This Appalachian Mountain road trip is just two hours from Washington DC. You are in for a treat especially if you time your visit to see the fall foliage and spring bloom. The Skyline Drive curves around ridge lines and passes historic towns. Take in the scenery at Shenandoah National Park. Inhabited by Native Americans, the wild backcountry became Shenandoah National Park in the 1930s. Then, connect to the Blue Ridge Parkway where you will eventually hit the Great Smoky Mountains National Park. A highlight for many is the Linn Cove Viaduct, which is a marvel of great engineering through treetops.
4.Bourbon Trail – Kentucky
Remember to take along a designated driver for this unique trip full of, yep, Bourbon. Drive the Bourbon Trail in Kentucky, which connects Louisville, Bardstown and Frankfort in a large triangle to access many distilleries. In fact, eight of the most famous distilleries are right there including Jim Beam, Maker’s Mark, Knob Creek and Buffalo Trace. You’ll get to learn what goes into making expertly crafted bourbon. Overnight stops in this area can also allow some time for other activities the area is known for including ATV rides, horse trekking, riverboat cruises, hiking, ziplining and caving.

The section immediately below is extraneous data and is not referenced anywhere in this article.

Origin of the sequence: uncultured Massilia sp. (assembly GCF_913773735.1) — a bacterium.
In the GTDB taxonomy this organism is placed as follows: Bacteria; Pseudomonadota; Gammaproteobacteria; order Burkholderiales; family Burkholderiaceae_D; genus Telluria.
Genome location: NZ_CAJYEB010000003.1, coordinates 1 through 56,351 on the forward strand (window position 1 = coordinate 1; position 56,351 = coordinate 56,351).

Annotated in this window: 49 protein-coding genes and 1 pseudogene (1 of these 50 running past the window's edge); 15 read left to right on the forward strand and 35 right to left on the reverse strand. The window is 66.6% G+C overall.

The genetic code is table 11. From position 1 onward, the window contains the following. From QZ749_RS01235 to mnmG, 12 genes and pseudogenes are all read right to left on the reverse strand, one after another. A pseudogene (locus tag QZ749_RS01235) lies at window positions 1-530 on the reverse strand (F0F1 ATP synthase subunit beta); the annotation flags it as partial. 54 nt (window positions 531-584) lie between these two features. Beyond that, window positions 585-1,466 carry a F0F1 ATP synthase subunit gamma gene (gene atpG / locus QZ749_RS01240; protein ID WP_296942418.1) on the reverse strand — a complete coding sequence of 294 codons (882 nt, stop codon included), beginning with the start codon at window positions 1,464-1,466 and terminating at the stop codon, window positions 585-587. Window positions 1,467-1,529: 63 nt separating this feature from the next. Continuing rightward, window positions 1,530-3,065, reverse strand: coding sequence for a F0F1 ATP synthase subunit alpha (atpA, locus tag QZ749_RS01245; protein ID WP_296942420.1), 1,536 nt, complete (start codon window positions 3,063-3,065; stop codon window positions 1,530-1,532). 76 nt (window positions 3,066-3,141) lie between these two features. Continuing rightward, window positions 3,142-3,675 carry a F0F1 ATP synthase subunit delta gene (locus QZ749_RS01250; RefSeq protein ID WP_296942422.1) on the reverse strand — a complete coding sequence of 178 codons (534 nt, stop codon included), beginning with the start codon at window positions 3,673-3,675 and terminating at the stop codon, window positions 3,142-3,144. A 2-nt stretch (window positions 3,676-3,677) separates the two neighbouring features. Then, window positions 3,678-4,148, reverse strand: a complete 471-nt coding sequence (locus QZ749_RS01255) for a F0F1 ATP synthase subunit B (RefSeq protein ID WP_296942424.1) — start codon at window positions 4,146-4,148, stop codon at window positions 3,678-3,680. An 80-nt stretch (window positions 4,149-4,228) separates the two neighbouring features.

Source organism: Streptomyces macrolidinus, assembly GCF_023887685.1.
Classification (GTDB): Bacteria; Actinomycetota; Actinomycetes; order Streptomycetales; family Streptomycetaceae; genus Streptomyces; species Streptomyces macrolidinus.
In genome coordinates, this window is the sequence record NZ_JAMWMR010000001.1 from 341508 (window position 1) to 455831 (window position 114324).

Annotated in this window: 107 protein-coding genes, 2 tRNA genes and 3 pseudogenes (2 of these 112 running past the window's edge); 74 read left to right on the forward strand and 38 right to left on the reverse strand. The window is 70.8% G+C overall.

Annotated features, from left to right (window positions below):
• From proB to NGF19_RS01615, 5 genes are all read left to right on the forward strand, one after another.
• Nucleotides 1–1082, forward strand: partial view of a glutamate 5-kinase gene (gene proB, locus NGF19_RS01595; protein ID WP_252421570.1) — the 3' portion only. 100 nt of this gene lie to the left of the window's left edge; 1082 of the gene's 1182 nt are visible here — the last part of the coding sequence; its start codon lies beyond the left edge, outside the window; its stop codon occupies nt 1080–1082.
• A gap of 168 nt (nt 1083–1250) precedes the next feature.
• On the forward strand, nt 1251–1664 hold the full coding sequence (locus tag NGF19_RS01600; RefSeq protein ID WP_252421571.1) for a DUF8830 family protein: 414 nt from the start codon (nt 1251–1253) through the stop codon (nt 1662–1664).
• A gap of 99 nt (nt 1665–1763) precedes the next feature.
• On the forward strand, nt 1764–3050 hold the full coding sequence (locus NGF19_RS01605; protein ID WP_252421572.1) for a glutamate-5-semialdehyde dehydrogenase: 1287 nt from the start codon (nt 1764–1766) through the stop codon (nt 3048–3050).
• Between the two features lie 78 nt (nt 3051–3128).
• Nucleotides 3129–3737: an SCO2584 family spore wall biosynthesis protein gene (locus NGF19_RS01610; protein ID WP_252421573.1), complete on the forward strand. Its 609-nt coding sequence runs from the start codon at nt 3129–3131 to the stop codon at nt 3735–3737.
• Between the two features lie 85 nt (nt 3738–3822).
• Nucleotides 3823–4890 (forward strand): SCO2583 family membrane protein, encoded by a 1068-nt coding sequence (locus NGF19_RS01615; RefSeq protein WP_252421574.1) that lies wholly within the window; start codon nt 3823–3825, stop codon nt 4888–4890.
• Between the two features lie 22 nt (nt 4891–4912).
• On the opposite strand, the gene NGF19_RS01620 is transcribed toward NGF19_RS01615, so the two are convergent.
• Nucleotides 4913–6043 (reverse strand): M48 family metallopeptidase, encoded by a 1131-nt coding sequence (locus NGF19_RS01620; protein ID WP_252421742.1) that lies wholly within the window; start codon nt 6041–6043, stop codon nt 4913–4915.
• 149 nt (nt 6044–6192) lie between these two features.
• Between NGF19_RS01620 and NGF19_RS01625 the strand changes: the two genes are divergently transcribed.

5. Columbia River Scenic Highway – Oregon
At approximately 75 miles, the Columbia River Highway allows road trippers to tour the state of Oregon between Troutdale and the Dalles. Modeled after the great scenic roads of Europe, the engineer’s goal was to create a road that was drivable by the then popular Model T and to showcase the natural beauty of the Columbia Gorge. The road was built through the Columbia River Gorge between 1913 and 1922. It curves past a series of beautiful waterfalls while allowing sightseers to take in the best sights of the Columbia Gorge, east of Portland. Check out historic rest stop, Vista House, on the route (also a memorial to the Oregon Trail) and the beautiful Multnomah Falls.
6. Route 12 through Bryce Canyon National Park – Utah